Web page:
1940 – New cooperative agreement between Allianz and Munich Re
The reinsurance ratio of 50% officially agreed between Allianz and Munich Re is no longer in line with the relative sizes of the companies. Allianz has grown faster than Munich Re. At the end of the 1920s, the ratio is lowered to 37.5% by mutual agreement. Ten years later, Allianz is so economically strong that even this ratio seems too high, placing a strain on relations between the companies. The Boards of Management negotiate a new cooperative agreement in 1940, lowering Munich Re’s reinsurance ratio to 30%.
1940–1941 – Brief drop in premium
The war-related interruption to direct business relations with insurers in France, the United Kingdom and many neutral states leads to a slump in premium volume to 186m reichsmarks in 1940–1941. Due to additional new business in the occupied territories, premium volume rises again quickly, reaching a new high of around 250 million reichsmarks in the 1942–1943 financial year.
From 1940 – Participation in business with the SS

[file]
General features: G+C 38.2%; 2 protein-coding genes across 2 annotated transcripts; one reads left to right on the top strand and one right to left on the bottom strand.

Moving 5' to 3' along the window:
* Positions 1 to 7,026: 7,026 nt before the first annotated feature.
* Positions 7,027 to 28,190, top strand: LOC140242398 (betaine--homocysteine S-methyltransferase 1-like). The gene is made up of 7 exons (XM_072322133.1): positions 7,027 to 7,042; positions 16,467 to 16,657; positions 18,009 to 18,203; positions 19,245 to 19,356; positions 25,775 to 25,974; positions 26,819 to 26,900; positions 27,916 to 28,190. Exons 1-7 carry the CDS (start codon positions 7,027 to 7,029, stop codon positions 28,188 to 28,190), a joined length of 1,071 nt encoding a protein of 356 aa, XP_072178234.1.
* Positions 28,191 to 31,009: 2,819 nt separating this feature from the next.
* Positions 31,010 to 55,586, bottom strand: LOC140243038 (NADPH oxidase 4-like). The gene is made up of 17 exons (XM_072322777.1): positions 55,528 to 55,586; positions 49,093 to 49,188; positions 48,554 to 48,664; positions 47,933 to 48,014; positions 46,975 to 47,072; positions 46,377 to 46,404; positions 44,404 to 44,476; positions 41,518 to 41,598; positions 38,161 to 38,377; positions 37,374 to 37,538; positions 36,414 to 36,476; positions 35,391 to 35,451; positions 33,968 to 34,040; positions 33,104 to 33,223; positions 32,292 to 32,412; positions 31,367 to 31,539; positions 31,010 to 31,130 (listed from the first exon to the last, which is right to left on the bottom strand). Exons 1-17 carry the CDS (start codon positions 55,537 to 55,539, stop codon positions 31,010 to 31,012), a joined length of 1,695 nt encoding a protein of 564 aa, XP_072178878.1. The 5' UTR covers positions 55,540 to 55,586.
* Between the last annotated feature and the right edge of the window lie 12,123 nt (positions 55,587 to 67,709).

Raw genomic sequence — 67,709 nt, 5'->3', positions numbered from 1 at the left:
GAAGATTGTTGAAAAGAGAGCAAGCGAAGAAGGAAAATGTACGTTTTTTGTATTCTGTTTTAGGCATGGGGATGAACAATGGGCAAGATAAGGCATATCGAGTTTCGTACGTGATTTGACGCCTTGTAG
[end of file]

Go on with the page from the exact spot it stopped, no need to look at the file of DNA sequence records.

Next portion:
Several companies belonging to Munich Re in Warsaw are part of a consortium headed by the Allianz subsidiary Bayerische Versicherungsbank, which concludes several fire insurance contracts with the forced labour camp Płaszów near Kraków (a concentration camp from 1944). Alongside this direct participation, Munich Re is also involved in Allianz’ business with the SS via its reinsurance share. This also includes contracts insuring the barracks and operations in the concentration and extermination camps Auschwitz, Buchenwald, Dachau, Neuengamme, Ravensbrück, Sachsenhausen and Stutthof. The same applies for the contracts with which the Łódź ghetto administration insured itself with Allianz against fire, theft and other risks.
1941 – Acquisition of Čechoslavia in Prague
Following the occupation of Prague in early 1939, Munich Re pushes for a majority shareholding in the primary insurer Čechoslavia. This does not come about until 1941, after the former Chair of the Board of Directors and his deputy are murdered by the German occupying forces. The owners then give in to the violence and sell their shares – Munich Re increases its shareholding to 55%. This is the only instance in which Munich Re uses the occupation for a takeover. In other occupied territories, it instead attempts to keep its network unscathed and even defends primary insurers in which it holds a participation.